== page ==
But basically, to calculate the current limiting resistor (Rlimit) in each series "string" of LEDs:
    Rlimit >= (Vsupply - (Vf_LED x Number_of_LEDs_in_string)) / Desired_Current
    Vsupply = your supply voltage, which is shown as 9v on your schematic.
    Vf_LED = the typical forward voltage of the LEDs that you are using, at the desired current.
    Desired_Current - this should be the current that the typical forward voltage was specified at.

    For example, if your LEDs were rated for 2.5Vf typ @20mA, and you have 3 in series per string, using 9v for a supply, then:
    Rlimit >= (9v-(3*2.5))/ 20mA
    Rlimit >= (9-7.5)/.02
    Rlimit >= 2.5/.02
    Rlimit >= 125
    Now you consult a table of standard values of resistance; one is here:
    Bookmark that page.
    Looking at the E24 (green) columns, we find that 125 is not a standard E24 value. The closest value >= 125 is 130 Ohms.
    Using 130 Ohms with our intermediate result of 2.5V, we can determine what the current will be:
    I = E/R, or Current (Amperes) = Voltage/Resistance (Ohms)
    I = 2.5/130
    I = 19.2mA (rounded off) - that's close enough.

    Now you need to determine the power rating for the resistor.
    P=EI, or Power in Watts = Voltage x Current.
    P = 2.5 x 0.0192
    P = 48.1mW (rounded up)
    For reliability's sake, you double the result - otherwise the resistor may be very hot.
    48.1mW x 2 = 96.2mW. You can use a 1/10 W resistor or larger (1/8W, 1/4W, 1/2W, etc.)

    The IR emitter can be calculated similarly.
    If the IR Emitter came from Radio Shack, don't put more than 20mA through it. The package might say 100mA, but it was labeled by untrained monkeys.

    If you don't know what the specifications are, then err on the cautious side. We'll say the emitter has a typical Vf of 1.2v @ 20mA, and you are powering it with 3v.
    Rlimit >= (3v-1.2v)/20mA
    Rlimit >= 1.8/.02
    Rlimit >= 90
    I'll leave it up to you to find the most appropriate resistor and wattage rating.

    They are quite popular nowadays.

    A couple that are quite handy are the IRLD014, the IRLD024, and the IRLD110. These are small logic-level N-channel power MOSFETs that come in a 4-pin DIP package, which make them great for breadboarding and interfacing with TTL. They will sink 1.7A, 2.5A, and 1A respectively. The first two are rated for 60V, the 110 is rated for 100V.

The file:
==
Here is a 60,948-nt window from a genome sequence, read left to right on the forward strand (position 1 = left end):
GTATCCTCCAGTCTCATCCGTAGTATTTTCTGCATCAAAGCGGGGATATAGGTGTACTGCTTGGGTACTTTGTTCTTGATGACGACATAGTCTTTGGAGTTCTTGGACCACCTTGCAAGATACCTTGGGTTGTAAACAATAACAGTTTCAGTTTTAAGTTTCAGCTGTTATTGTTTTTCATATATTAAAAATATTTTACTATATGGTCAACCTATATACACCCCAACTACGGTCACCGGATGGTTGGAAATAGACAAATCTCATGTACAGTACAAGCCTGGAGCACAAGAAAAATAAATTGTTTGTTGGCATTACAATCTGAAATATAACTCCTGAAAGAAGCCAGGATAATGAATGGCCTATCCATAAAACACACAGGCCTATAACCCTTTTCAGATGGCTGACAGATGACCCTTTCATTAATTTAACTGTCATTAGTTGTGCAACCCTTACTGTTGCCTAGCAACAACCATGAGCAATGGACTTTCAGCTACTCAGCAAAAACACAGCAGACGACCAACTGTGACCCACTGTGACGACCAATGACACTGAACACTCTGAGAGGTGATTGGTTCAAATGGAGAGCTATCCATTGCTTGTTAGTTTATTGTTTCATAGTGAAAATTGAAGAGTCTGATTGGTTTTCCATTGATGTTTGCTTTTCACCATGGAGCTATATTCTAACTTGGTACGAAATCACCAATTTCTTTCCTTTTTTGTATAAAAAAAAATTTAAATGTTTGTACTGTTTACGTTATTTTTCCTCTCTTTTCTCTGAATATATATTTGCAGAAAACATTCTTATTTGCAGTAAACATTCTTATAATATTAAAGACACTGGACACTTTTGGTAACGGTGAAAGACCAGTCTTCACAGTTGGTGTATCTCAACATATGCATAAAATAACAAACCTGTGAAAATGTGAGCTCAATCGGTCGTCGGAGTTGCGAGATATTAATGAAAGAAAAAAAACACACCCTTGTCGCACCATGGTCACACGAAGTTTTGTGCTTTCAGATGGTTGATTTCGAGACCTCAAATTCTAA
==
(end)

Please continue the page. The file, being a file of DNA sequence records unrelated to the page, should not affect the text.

Whatever the value of the base resistor, multiply that value by five, and select the nearest standard value to use for the pull-down resistor.. Connect one end of the resistor to the transistor base, and the other end to the emitter. That's it.

    I tend to go with "conventional flow".

    In single-supply projects, the supply return is generally used as the ground reference - with a few notable exceptions, such as ECL (Emitter Coupled Logic, popular in the 80's when TTL and CMOS were rather sluggish in comparison). In some projects, such as those using a mains-powered transforrmer/bridge/filter/regulator supply, one may actually ground the supply return to help guard against faults.

    It is generally a good idea when possible to have current limiting resistors between the power "rail" that is furthest from the ground reference; as in case of an accidental short, the resistor will likely limit the damage.
  6. Fuel

    Thread Starter New Member

    May 12, 2010
    Thank you SO much for the thorough explanations and attention. This helps me out tremendously, and I'm excited to get it going and make it work. :)
  7. SgtWookie


    Jul 17, 2007
    One thing that I neglected to cover is a phenomenon known as "transistor saturation."

    Transistors are current controlled devices. In a common emitter configuration (like in your circuit) current supplied to the base controls the current in the collector.

    In the linear mode, the hFE (gain, beta) of the transistor is used; the hFE of a 2N2222 might range from 100 to 250 or so.

    However, you want to use the transistor in saturation. In this context, "saturation" means that increasing the current in the base does not result in a corresponding increase in collector current. That is because Vce (voltage on the collector with respect to the emitter) is as low as it can go.

    When calculating current required for saturation, the generalized formula is:
    Ib = Ic/10
    Ib = base current
    Ic = collector current
    10 = forced beta/gain (you will find that most general purpose transistors use Ib=Ic/10 for their saturation plots.)

    You are showing three parallel strings of LEDs, each draws 20mA current.
    So, you have 3*20mA = 60mA load current, which is the desired collector current.
    You need a base current of Ic/60mA, or 6mA.
    As mentioned in my prior post, your phototransistor is probably limited to around 8mA current; you will need to check your specifications.

    If you can safely get 8mA out of it, you can even add another parallel string of LEDs.

    Since Ib=8mA, Ic=Ib*10=80mA maximum. 80mA/20mA = 4 parallel strings of LEDs drawing 20mA current each.
    kingdano likes this.
  8. Fuel

    Thread Starter New Member

    May 12, 2010
    I'm glad you added that info- that's a good, clear way to determine the possible LED load as a direct relation to the current abilities of the phototransistor.
  9. Wendy


    Mar 24, 2008